In Brussels, protesters with Amnesty International gathered outside a meeting of European leaders to demonstrate against what they called European complicity in CIA backed torture. A recent Council of Europe report concluded that 14 European countries have been involved in or complicit in secret CIA operations since the Sept. 11th attacks.
Back in the United States, the Supreme Court has ruled the Constitution does not require prosecutors to forfeit evidence obtained through so-called “no knock” illegal searches. The five to four vote will strengthen police’s abilities to enter residences without announcing themselves first. The court ruled the social costs of throwing out illegally-obtained evidence outweighed the benefits of protecting previous safeguards. In a dissenting opinion, Justice Stephen Breyer wrote: “The majority’s 'substantial social costs' argument is an argument against the Fourth Amendment’s exclusionary principle itself. And it is an argument that this Court, until now, has consistently rejected.”
The American Civil Liberties Union has launched a lawsuit demanding the Pentagon turn over information it’s collected on anti-war groups. In December, NBC News revealed the existence of a secret Pentagon database to track intelligence gathered inside the United States including information on anti-war protests and rallies. The database included information on counter-military recruiting meetings held at a Quaker House in Florida and anti-nuclear protests staged in Nebraska. The ACLU has already filed suit against the FBI for spying on peace groups.
In New Orleans, officials have announced plans to tear down much of the city’s public housing units. The units suffered extensive damage during Hurricane Katrina. Rebuilding plans call for much of the public housing to be replaced by mixed-income units. The move will greatly reduce the number of available public housing units in New Orleans. Just 1,000 of the more than 5,000 families who lived in public housing have been able to return to their homes since Katrina struck last August. Curtis Muhammad, a housing advocate with the People’s Organizing Committee, criticized the plan, saying: “These are the people who were left in New Orleans to die, who were locked up in the Superdome and the Convention Center [and now] the government wants to get rid of any housing for them.”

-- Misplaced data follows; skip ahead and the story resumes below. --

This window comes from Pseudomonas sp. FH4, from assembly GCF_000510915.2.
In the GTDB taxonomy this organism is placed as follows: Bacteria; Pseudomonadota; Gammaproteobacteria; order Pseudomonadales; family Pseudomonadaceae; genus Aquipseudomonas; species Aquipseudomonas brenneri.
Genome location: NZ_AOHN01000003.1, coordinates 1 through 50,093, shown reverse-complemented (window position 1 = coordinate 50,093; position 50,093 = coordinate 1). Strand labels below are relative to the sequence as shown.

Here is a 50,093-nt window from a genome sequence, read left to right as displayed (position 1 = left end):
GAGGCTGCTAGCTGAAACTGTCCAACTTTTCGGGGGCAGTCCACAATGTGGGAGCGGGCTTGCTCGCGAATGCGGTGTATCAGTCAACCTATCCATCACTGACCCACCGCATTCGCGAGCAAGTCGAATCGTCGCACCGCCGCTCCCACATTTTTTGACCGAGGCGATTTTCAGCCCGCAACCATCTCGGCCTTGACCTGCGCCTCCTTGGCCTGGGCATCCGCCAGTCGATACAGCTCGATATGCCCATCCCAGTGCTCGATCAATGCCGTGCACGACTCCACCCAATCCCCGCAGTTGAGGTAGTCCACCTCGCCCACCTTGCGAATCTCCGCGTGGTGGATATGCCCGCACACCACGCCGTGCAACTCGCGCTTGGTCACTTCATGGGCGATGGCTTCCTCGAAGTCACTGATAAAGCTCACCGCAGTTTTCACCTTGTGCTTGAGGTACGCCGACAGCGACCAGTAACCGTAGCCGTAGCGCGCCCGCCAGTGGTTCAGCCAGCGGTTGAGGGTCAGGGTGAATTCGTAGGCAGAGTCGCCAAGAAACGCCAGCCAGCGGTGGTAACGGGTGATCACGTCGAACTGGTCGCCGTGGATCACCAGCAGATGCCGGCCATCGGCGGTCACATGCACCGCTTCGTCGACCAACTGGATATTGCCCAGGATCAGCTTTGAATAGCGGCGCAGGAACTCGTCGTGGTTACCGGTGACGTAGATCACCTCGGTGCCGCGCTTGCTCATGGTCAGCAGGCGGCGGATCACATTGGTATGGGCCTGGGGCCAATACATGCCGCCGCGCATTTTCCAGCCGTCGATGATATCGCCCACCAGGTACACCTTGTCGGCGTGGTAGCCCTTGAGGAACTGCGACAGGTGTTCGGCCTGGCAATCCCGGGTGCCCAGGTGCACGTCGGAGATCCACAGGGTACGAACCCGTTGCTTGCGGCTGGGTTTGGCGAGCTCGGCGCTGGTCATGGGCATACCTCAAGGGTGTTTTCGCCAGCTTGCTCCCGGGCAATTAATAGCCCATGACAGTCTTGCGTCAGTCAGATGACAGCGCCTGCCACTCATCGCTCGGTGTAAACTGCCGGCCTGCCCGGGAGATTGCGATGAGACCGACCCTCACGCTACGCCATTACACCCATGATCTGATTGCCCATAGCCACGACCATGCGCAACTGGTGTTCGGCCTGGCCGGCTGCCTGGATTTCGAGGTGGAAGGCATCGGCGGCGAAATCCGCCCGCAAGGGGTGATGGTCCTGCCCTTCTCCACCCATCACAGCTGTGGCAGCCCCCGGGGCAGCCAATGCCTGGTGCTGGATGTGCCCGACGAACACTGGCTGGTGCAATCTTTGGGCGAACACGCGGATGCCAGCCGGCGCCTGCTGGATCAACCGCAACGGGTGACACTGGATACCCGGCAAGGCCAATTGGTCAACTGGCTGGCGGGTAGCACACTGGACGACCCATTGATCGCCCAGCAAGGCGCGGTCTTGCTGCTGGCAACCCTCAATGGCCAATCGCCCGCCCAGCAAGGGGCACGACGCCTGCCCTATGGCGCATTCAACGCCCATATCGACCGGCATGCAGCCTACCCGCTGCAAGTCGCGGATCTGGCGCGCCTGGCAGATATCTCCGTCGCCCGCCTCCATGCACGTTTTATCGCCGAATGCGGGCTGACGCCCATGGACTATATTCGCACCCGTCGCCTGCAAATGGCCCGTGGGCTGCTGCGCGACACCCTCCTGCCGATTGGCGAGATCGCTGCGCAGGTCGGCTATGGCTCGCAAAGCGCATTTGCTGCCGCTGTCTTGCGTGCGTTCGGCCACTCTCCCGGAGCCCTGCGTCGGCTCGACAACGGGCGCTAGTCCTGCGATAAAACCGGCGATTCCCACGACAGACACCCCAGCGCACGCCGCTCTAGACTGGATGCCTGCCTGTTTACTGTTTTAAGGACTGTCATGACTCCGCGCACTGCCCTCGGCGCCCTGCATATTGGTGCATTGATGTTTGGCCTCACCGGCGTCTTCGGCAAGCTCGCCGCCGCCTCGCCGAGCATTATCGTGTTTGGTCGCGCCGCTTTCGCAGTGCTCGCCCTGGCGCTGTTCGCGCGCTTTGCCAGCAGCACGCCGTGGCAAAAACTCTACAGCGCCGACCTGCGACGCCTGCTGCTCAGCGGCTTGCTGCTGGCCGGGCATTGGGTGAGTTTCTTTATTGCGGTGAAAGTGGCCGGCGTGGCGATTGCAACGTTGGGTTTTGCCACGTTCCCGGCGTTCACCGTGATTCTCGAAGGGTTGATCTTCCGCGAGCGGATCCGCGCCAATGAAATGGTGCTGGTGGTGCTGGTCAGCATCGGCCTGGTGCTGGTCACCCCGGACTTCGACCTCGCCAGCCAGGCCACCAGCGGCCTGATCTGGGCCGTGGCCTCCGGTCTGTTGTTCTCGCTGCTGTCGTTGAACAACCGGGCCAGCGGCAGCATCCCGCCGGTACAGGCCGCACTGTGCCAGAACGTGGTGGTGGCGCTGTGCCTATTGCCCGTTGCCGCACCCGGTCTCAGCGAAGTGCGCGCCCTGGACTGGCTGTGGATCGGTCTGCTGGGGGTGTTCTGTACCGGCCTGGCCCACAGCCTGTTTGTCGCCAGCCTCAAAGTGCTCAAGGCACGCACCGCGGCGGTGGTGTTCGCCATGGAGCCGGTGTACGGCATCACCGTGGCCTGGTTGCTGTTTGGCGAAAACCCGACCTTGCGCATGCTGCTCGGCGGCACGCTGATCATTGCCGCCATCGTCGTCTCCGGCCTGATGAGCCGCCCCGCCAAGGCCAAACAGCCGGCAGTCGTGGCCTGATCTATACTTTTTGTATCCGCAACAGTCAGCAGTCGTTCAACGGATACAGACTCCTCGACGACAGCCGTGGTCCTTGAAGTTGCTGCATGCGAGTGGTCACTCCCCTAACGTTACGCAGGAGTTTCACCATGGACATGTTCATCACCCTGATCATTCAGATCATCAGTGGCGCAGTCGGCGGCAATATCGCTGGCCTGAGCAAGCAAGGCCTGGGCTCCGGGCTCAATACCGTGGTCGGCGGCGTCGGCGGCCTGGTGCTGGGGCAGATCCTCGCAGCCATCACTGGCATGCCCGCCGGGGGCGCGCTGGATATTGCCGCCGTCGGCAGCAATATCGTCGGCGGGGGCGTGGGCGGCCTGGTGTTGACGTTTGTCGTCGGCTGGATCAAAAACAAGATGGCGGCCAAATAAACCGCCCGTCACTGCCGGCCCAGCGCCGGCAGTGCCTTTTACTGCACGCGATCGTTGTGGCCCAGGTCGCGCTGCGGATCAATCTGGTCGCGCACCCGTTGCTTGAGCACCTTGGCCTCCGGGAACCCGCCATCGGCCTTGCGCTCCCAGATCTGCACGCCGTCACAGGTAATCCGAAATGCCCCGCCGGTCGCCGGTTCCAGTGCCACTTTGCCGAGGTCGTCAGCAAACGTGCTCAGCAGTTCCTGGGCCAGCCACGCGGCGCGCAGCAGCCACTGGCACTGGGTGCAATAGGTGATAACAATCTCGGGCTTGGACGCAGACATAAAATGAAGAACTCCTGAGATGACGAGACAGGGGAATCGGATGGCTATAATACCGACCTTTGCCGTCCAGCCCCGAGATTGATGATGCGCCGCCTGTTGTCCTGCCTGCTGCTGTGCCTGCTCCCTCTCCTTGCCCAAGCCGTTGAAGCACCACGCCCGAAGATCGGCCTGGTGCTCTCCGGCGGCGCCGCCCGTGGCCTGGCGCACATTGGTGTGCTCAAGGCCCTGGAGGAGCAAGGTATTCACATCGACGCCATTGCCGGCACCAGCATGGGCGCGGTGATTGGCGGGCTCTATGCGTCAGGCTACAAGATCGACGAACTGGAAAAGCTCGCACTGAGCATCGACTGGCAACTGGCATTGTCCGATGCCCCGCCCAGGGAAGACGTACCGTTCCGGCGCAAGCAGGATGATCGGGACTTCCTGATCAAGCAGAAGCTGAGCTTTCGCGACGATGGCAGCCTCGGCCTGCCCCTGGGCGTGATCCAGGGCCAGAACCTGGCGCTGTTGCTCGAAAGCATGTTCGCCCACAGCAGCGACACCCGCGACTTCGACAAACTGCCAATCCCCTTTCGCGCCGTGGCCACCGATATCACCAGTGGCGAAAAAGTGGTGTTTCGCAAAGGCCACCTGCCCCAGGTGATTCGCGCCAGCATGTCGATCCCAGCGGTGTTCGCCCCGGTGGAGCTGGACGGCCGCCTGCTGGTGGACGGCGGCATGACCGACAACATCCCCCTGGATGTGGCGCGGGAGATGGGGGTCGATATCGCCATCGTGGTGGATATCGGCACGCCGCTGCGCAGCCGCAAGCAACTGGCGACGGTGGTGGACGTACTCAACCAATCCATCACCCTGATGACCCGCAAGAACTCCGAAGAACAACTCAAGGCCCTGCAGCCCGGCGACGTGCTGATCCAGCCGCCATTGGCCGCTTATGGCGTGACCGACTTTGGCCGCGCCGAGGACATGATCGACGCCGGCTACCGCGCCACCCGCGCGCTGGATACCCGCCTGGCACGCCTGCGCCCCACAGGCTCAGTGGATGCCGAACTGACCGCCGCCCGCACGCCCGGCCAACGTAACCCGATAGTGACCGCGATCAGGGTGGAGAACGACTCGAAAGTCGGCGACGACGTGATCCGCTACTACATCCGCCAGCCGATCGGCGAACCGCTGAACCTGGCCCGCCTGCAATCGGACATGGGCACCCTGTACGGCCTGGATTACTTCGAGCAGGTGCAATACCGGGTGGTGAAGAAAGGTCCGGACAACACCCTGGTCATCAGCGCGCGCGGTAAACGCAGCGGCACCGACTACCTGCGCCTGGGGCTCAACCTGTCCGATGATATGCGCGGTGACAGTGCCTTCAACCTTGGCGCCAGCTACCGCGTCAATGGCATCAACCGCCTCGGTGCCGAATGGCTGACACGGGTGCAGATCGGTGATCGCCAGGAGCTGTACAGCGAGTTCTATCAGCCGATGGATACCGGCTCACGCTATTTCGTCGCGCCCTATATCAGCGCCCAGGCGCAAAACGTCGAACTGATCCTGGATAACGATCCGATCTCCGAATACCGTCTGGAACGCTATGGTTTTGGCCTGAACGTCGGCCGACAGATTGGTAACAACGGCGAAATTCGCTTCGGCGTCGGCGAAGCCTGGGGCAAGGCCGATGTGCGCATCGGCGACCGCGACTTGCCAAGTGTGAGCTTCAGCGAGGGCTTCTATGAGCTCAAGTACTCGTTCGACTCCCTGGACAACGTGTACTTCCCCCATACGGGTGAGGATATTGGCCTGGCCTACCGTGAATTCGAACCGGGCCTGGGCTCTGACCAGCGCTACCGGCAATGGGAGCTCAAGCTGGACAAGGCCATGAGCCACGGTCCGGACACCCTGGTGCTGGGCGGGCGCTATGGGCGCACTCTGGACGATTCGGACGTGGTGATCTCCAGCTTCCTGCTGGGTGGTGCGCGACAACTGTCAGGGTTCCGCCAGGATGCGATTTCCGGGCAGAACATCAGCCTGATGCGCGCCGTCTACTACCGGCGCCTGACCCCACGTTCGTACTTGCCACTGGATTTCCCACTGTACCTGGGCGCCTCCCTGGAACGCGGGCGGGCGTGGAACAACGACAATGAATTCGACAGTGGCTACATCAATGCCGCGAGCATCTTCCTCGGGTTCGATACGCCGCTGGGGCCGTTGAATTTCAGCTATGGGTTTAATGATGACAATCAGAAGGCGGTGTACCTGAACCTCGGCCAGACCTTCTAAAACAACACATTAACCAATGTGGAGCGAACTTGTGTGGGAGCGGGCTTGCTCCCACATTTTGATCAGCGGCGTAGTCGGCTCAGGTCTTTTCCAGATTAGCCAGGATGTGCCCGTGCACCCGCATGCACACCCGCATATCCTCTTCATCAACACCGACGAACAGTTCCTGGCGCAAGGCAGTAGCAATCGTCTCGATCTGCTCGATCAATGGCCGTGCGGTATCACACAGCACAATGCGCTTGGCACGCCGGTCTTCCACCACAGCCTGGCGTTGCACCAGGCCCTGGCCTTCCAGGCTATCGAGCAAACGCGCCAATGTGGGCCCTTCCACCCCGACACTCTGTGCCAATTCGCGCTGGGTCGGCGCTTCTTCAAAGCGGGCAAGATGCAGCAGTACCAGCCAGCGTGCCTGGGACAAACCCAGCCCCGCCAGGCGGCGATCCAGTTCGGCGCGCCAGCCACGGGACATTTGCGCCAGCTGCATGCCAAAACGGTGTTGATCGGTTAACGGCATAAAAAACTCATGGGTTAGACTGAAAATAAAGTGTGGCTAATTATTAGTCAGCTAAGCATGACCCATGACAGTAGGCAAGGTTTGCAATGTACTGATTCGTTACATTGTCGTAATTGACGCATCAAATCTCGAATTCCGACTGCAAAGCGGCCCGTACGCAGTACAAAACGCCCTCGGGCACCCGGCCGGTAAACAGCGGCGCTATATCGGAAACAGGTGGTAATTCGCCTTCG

And today marks the thirtieth anniversary of the Soweto Uprising. On June Sixteenth, 1976, hundreds of black South African schoolchildren rose up to protest the compulsory teaching of the Afrikaans language. State security forces killed at least 23 people, the first of hundreds to die in an uprising that spread across the country in what became a pivotal event for the anti-apartheid struggle. The anniversary was marked earlier today with a march through central Soweto led by President Thabo Mbeki. Thousands of marchers followed the same route taken by demonstrators thirty years ago. They passed a memorial honoring the slain activist Hector Peterson. He was 13 years old when he was killed by South African police, making him the first and youngest student to die in the Soweto Uprising. A picture showing a comrade carrying away Peterson’s dead body went on to become a world-wide symbol of the anti-aprtheid struggle. Earlier this week, Nelson Mandela reflected on Peterson’s death.